August 28, 2013

4 The Magazine that Filled My Queue - Armenia from Rowan 54






The 'folk' section of the new Rowan Magazine 54 slayed me this season.  You guys know that I am a glutton for colorwork!

Are you like me and get a ridiculous unexplainable fever when you read through a new magazine?  Does your adrenaline hike up Mount Everest?  Is there a tickly tingle in your fingers?  Do you throw away all previous plans for the evening and start maniacally sifting through the stash that is so beautifully organized in your closet... uh... mind?  

This fever directed me to make Armenia IMMEDIATELY, do not pass Go, do not collect $200.  You see, I knew I had enough yarn in my mind Rolodex.  

The pattern, by Marie Wallin, is for an intarsia pullover made with Rowan Frost and Rowan Kid Classic accents. 






I decided to use Rowan Kid Classic for the background, as it is my all-time favorite yarn.  





Let me tell you why:

  • Lovely fuzzy texture that is just right (ie. not sneezy)
  • Nice stitch definition despite fuzz
  • Doesn't pill
  • Is killer warm... really, remember that when you walk into a building
  • Has unbelievable yardage per skein
  • Knits at a gajillion different gauges and manages to look normal for each of them

I "unearthed" a bag of Kid Classic in Peat (lol) and put it near the doorway in wait for the postman.

For the accents, I went back to my old stand-by amazing color palette from my stash of discontinued Rowan Kidsilk Aura.  I have tons of small pieces of color from my Sofia Wrap.  As my friend Jen commented, "The Sofia Wrap, the project that begot all others."  This is apropos, as I have a biblical flood worth of love for this yarn.








Rowan has this new thing, that I don't like, where everything is organized by a range of sizes that is, of course, not my own.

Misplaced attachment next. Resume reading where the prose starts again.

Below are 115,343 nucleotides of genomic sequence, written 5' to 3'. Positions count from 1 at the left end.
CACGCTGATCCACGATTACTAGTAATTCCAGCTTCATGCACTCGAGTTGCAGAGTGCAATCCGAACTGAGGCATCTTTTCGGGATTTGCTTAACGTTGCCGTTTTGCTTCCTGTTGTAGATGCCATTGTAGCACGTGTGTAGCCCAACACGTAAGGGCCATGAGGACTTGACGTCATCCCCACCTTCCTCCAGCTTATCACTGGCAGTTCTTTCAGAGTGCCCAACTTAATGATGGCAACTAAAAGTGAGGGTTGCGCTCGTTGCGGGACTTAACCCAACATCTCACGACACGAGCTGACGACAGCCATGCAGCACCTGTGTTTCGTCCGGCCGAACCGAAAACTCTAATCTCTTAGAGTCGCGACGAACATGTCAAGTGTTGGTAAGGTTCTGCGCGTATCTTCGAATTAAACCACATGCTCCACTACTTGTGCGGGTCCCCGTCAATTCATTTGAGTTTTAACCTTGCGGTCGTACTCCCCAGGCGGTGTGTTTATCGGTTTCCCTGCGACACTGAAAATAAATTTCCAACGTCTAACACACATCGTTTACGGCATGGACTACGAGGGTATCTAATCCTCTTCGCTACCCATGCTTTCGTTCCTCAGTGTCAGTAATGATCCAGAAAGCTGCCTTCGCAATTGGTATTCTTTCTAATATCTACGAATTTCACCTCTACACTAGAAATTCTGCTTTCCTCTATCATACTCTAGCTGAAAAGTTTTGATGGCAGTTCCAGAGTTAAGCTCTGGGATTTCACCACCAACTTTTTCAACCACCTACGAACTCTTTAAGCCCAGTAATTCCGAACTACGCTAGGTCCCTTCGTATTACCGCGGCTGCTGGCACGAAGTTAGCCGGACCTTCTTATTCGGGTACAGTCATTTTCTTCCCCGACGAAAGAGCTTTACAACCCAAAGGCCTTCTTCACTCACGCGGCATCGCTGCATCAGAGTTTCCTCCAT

Boooo!  I'm a 34-36, and frankly, I think that is a REALLY COMMON SIZE.  My suggestion to you Rowan users out there: do a quick calculation of the width of the piece by the number of stitches you cast-on.  This will tell you the actual intended width, and thus the 'ease' of the garment that they recommend.

I can understand how you can't please everybody with sizing, but it would help enormously if Rowan could at least state the size used on the model for comparison.  We see this in all sorts of knitting magazines, right?

Here is an interesting post by Marie Wallin, Head In House Designer for Rowan, about models and current sizing in Rowan publications.


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So, I actually cast-on 79 sts, something in between the two first sizes.  That's the easy part.  Then, for the armholes, I had to fudge something in between.  That's not so easy.





Also, what is with all the cropped sweaters?  I knit 2 extra garter border rows and 8 extra rows before starting the intarsia chart.  It's still to short, in my opinion.




Another mod was required to account for the fact that arms are always longer than torsos, and should not have the same charts.  I had to steal a whole rose motif and add it to the top of the chart so that I would avoid awkward empty spaces above and below.




Another mod:  It was like Goldilocks and the Three Sleeve Caps on this thing.  



(sorry, couldn't resist showing you the fruits of my Google search)

I tried to do the sleeve cap top down, but it was way too short.  Now, one reason for this is probably that a 'make 1' top-down is much tighter than a k2tog bottom up, because you have to tighten yarn that is already there, instead of supplying new yarn.

My new brilliant fix:  if you make a yarn over in the row before the 'm1', you'll have plenty of yarn to work with for the increase!


"What?!  This sleeve cap is too short (furrowed brow)."
"$%#@!  This sleeve cap is too wide (throws it across room)."